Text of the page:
Abstract: Modern communication networks such as online social networks give us a unique opportunity of observing, analyzing and better understanding large scale network structures. Networks data from these measurements often capture potentially private or confidential data. These privacy concerns are especially significant when researchers try to share these real network traces for research. Researchers need realistic graphs to perform realistic benchmark analysis of novel protocols and applications. Measurement-calibrated graph models is an attractive alternative to sharing real datasets. We investigated several graph models to generate synthetic graphs, and leveraged online social networks traces to validate whether the resulting synthetic graphs are statistically similar to real graphs. However, it is unclear whether extremely realistic synthetic data can leak information from the original dataset. In addition, the privacy of synthetic graphs is difficult to quantify, because we lack a practical and accurate metric able to quantify the resilience of a graph against privacy attacks. We propose a novel graph generation process, Pygmalion, which is able to bridge the natural tension between accuracy and privacy of synthetic graphs. Pygmalion integrates a statistical framework, called $\epsilon$-Differential Privacy, into a graph generative model, and provides a cohesive solution to share accurate synthetic graphs with strong and provable privacy guarantees. Short Bio: Alessandra Sala is a research associate in the Department of Computer Science at University of California Santa Barbara. She has received funding from the Cisco University Research program for her project on “Understanding and Modeling the Structure of Online Social Networks.” In her prior appointment, she worked for two years as post-doctoral fellow with the CurrentLab research group led by Prof. Ben Y. Zhao, and still collaborates with them closely. She received her Ph.D. in Computer Science from Università degli Studi di Salerno, Italy in May 2008.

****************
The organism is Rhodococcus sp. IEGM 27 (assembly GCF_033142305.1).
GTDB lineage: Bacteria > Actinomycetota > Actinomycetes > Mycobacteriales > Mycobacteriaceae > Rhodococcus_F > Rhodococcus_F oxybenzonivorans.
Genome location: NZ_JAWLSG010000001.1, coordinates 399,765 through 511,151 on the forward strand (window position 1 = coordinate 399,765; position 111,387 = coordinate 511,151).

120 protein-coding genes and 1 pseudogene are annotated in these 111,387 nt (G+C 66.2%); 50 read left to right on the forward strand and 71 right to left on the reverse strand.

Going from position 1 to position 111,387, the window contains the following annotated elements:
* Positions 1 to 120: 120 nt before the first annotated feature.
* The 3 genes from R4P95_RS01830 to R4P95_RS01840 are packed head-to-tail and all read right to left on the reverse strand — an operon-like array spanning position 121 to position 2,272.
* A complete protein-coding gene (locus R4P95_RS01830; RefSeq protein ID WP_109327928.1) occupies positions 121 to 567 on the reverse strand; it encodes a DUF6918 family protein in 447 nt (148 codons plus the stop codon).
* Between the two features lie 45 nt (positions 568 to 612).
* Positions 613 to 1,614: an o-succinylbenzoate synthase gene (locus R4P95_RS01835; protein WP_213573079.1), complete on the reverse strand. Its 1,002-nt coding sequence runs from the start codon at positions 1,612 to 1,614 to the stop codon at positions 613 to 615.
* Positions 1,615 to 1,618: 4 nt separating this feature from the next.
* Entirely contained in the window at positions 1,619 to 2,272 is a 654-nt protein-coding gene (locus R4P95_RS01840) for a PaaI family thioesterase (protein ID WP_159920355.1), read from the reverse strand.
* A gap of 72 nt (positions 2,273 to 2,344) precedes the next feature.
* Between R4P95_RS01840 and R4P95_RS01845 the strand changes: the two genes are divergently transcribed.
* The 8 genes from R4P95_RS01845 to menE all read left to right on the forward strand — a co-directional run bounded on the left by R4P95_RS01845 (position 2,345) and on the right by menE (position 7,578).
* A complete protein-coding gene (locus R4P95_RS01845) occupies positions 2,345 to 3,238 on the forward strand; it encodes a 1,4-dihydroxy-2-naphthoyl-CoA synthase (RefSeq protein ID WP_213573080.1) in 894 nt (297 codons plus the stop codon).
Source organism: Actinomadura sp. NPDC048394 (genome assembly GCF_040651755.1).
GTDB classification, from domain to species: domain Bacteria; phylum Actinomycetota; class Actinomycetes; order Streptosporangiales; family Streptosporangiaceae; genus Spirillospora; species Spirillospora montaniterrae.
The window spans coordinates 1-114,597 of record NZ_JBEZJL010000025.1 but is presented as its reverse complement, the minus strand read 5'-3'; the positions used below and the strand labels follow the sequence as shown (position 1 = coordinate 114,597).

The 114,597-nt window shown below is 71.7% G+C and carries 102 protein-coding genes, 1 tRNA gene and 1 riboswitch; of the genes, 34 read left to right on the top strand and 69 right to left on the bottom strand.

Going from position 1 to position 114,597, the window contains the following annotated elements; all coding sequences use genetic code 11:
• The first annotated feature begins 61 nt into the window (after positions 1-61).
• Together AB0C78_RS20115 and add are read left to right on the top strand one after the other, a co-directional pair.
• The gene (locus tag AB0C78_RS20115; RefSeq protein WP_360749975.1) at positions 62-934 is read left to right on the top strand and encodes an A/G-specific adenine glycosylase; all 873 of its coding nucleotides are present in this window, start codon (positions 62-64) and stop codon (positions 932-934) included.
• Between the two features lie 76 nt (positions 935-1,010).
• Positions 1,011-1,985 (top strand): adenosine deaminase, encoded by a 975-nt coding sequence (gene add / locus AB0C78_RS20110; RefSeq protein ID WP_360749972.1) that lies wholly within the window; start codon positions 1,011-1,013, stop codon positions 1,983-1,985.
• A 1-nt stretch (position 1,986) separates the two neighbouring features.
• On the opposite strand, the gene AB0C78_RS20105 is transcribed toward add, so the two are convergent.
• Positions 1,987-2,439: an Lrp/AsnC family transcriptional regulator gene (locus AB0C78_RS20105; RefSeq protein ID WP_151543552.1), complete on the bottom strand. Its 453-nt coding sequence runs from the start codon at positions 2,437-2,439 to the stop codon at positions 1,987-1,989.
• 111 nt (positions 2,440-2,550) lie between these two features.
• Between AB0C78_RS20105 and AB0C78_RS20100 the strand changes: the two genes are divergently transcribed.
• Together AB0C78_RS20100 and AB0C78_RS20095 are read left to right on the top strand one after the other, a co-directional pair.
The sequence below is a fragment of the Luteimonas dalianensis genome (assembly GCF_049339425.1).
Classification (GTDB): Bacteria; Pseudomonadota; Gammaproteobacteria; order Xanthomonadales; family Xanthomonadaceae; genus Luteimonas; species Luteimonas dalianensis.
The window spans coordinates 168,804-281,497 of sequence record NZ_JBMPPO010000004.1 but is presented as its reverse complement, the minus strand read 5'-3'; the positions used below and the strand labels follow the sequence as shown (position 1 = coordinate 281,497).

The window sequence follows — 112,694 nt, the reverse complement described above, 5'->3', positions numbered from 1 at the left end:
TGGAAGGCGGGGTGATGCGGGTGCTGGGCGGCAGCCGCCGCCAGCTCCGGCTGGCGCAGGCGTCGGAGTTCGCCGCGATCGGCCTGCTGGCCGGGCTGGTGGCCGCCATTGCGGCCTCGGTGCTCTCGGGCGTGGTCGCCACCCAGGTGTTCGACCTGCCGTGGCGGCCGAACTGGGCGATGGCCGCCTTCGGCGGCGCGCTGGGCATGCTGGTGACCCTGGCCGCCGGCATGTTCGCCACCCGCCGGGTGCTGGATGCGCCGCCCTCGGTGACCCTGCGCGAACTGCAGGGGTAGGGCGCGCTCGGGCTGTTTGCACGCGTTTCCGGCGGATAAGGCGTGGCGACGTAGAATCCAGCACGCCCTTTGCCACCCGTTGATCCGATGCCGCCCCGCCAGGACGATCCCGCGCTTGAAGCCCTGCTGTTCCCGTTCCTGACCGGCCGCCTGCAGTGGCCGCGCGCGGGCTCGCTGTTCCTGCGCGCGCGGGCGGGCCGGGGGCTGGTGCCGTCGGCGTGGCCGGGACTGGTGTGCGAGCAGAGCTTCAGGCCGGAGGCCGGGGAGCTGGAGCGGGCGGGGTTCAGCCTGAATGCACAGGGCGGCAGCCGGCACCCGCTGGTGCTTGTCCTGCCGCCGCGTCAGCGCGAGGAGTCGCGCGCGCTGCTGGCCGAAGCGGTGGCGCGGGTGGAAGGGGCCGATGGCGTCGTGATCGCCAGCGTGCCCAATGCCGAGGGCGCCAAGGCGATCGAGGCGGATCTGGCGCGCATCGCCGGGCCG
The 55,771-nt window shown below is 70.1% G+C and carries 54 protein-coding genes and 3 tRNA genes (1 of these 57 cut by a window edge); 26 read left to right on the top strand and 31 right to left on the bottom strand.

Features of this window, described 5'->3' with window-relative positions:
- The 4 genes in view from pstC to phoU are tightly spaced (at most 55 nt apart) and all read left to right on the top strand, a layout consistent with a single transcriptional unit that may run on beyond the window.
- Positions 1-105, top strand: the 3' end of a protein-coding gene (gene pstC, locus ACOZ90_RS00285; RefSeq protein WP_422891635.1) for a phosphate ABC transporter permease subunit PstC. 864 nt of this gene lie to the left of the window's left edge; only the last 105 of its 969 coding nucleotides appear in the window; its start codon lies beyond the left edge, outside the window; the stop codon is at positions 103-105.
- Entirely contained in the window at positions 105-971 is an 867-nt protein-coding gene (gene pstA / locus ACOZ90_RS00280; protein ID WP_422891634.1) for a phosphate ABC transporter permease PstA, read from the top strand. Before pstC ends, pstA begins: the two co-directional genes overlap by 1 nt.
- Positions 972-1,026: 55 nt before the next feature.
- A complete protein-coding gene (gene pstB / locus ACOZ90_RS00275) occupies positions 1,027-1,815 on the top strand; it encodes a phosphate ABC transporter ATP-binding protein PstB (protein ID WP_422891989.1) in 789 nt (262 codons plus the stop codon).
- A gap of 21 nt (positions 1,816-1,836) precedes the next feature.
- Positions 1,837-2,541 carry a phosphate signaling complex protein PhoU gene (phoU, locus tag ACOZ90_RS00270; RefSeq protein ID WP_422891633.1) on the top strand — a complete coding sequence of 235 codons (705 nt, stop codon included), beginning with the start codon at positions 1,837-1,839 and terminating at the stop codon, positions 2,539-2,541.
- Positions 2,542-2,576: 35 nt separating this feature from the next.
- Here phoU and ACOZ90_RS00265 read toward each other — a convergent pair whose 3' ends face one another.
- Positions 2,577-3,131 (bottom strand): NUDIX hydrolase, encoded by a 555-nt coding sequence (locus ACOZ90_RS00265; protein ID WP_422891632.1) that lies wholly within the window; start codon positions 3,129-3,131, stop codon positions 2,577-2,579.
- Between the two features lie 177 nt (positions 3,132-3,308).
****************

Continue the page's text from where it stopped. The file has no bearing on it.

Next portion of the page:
This event is organised by the Seminar - Privacy.